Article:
College Football Reporter/Columnist

Bob Asmussen is a college football reporter and columnist for The News-Gazette. His email is, and you can follow him on Twitter (@BobAsmussen).

Bob and Harry

Bob Asmussen checked out the sights and sounds Sunday outside and inside at Wrigley Field in Chicago before his beloved Braves beat the Cubs 6-0.

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CHICAGO — My family hadn’t attended a Major League Baseball game en masse for three years.

Until Sunday.

Part Father’s Day gift/anniversary present, the Asmussens headed to the big city and the oldest baseball stadium this side of Fenway Park: Wrigley Field in Chicago.

I’ve got a goal to attend a game at every MLB park in the country. My current count is 21 cities, which includes a couple of former buildings.

Wrigley was checked off my list long ago, third chronologically after Kansas City’s Kauffman Stadium and Busch Stadium (old version) in St. Louis.

Visiting the ancient home of the Cubs brings back so many personal memories. Like saying “Hello” to the late, great Harry Caray. A handful of interviews with former Illini. And, of course, the amazing one-way Illinois-Northwestern football game in 2010. (While you were reading that line, Mikel Leshoure just ran for another 12 yards.)

I had a nice, warm seat for the football game, though I went on the field for about the last quarter to soak it all in.

The seats weren’t as good Sunday. We were literally at the top of the stadium, in the last row of 421B. We brought the binoculars, but didn’t need them.

One of the beauties of Wrigley is there is no bad seat. Cozy comes to mind.

A second didn’t pass when I thought “this would be better on TV.” It was most definitely better in person.

TV gives fans the angles the producer wants to show. When you are at the game, you are the producer. You watch what you want to watch: the position of the outfielders, movement in the dugout, why does that beer vendor look so happy? Stuff like that.

It is the ultimate in people watching. With most of the attention directed at the guys on the field.

To the credit of the Cubs, the fans aren’t peppered with entertainment. No music blaring. No silly on-field races. The game should be enough.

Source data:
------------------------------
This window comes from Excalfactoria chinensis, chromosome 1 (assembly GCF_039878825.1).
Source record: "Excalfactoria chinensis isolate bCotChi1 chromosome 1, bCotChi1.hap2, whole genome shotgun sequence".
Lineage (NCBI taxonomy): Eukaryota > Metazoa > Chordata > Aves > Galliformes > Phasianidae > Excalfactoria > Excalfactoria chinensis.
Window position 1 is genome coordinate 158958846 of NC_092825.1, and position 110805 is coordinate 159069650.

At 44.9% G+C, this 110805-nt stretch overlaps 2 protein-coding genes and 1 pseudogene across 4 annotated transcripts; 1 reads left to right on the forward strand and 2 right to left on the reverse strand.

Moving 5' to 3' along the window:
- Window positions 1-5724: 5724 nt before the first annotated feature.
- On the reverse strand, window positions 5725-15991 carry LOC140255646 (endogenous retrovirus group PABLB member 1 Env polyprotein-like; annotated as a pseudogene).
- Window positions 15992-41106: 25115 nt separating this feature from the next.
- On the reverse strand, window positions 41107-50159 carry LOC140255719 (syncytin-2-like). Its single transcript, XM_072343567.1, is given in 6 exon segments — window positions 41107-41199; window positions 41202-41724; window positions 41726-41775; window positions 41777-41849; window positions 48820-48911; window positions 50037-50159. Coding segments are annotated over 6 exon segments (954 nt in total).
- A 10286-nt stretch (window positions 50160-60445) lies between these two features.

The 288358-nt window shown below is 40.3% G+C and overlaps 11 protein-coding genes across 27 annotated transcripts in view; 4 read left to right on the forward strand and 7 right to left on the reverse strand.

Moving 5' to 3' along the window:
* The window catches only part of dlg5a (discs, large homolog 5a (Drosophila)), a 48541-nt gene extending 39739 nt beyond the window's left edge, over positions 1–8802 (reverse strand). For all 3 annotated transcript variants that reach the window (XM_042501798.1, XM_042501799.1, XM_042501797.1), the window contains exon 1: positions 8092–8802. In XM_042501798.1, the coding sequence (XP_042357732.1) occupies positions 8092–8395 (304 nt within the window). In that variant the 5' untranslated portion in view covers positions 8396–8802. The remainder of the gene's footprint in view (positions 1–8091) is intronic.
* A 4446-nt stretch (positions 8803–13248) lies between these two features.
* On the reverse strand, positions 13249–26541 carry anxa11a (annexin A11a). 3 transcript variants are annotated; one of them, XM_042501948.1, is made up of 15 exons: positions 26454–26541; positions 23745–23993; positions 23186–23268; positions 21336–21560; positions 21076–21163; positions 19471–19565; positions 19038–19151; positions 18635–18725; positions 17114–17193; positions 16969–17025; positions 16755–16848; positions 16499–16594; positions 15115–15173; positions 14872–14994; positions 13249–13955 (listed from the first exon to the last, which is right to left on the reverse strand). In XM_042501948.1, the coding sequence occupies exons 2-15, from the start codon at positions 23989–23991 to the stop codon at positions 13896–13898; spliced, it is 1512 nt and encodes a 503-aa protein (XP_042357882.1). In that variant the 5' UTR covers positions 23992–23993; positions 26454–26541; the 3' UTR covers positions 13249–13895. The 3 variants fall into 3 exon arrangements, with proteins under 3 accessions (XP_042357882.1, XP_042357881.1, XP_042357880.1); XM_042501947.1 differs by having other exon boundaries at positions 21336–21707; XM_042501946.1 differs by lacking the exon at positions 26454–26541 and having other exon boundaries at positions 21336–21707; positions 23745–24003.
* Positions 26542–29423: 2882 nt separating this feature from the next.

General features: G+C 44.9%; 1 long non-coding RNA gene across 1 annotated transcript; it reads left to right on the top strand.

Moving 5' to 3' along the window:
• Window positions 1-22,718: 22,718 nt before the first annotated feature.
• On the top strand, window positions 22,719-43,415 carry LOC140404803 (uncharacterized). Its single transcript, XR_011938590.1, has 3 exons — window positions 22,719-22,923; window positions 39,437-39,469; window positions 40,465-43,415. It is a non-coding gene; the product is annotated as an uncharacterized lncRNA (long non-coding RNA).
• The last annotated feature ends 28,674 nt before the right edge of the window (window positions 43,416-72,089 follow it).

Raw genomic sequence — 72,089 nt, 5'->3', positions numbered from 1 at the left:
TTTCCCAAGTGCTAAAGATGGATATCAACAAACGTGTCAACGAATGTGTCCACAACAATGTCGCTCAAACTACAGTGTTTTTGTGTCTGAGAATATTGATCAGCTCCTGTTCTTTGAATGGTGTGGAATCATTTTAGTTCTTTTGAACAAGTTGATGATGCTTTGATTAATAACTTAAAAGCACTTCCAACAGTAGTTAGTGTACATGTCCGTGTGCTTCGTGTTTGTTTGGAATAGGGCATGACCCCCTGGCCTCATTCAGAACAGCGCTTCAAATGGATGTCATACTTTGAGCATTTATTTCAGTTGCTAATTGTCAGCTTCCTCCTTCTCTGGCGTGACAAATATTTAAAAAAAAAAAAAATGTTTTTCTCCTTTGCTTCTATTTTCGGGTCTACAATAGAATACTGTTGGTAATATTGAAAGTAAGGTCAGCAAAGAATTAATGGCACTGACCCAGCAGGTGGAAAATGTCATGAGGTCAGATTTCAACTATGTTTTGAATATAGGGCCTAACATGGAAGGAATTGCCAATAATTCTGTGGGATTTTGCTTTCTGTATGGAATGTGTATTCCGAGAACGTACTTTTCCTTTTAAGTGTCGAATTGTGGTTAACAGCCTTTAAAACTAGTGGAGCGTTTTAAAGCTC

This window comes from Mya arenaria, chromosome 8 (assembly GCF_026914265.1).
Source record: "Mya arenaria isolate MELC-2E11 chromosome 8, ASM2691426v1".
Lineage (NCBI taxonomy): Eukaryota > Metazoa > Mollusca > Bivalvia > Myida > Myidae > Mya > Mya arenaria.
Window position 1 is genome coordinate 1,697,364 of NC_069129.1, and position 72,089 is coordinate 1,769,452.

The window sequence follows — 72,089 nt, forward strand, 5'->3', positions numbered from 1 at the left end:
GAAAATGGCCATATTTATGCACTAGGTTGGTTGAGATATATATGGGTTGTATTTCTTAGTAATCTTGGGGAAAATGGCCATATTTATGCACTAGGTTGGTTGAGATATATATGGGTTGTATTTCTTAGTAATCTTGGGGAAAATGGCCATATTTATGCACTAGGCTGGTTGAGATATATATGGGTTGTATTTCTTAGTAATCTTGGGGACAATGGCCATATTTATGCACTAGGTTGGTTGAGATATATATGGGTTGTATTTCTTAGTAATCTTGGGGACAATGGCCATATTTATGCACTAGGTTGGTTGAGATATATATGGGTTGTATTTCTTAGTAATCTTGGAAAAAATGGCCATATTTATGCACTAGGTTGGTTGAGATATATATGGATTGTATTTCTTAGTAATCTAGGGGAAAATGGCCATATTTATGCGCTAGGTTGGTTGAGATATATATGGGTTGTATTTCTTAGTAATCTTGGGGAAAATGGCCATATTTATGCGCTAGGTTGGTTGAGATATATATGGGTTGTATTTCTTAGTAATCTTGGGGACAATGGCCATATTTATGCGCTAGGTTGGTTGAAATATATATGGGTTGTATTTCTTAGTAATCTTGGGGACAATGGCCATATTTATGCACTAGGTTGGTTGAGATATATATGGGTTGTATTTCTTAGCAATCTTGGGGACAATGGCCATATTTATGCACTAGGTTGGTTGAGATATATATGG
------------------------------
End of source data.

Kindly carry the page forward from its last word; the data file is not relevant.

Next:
Some changes at Wrigley have happened throughout the years, including a digital scoreboard to go along with the old-school, manual version. But the place is similar to what it would have looked 30 years ago.

Staying put

Atlanta’s Truist Park is a wonderful building and home to the World Champions. I have been there before and will go again.

But it is not like Wrigley, which is wedged in the same neighborhood it has occupied for 108 years.

Truist Park is actually 15 miles from the original home of the Braves: Fulton County Stadium.

What makes Wrigley so unique is its location. My friend Mike lives three blocks from the place, in the quaint neighborhood.

The locals happily accept the commotion because they know it is for the greater good of the city and it only happens 81 days a a year (mostly in the afternoons) unless the Cubs make the playoffs. Hey, stop laughing. It will happen again.

Unless the folks in charge of the Cubs are dopes (they are not), the team will never leave Wrigley. It will celebrate its 200th birthday in 2114. Hope you can be there.

The place will get spiffed up between now and then. Hopefully no roof. Or gizmos and gadgets to enhance the experience.

Other than the struggling team on the field (25-42 going into Tuesday’s game at Pittsburgh), the Cubs are set into the next century.

Friendly confines

Legend has it Wrigley was the first place fans could keep foul balls that went into the stands. I’ll buy it.

Despite being in the nosebleed section, we saw a couple foul balls Sunday that came close. One nearby fan made a great barehanded catch. Another sadly dropped the ball and spilled a drink (beer, perhaps?).

Wrigley is the happiest place on Earth. Like Disney without the Mouse ears. Fans will willingly take your picture if you ask. The polite ushers offer suggestions and don’t rush you out of the place.

I do have a couple minor complaints. One, tickets were on the pricey side. No problem if you go to one game a year, but not as affordable if you want to attend five or six a season. And parking is brutal. Luckily, Mike offered his spot to us for the day. Good thing so I didn’t have to dip into the retirement fund to pay for parking.

But back to the point of the story. Wrigley was, is and always will be a beloved gem. The perfect place to spend Father’s Day. If the opponent is right (namely the current World Champs) I will be back again in 2023.

Bob Asmussen can be reached at 217-393-8248 or by email at

Bob Asmussen can be reached at 217-393-8248 or by email at

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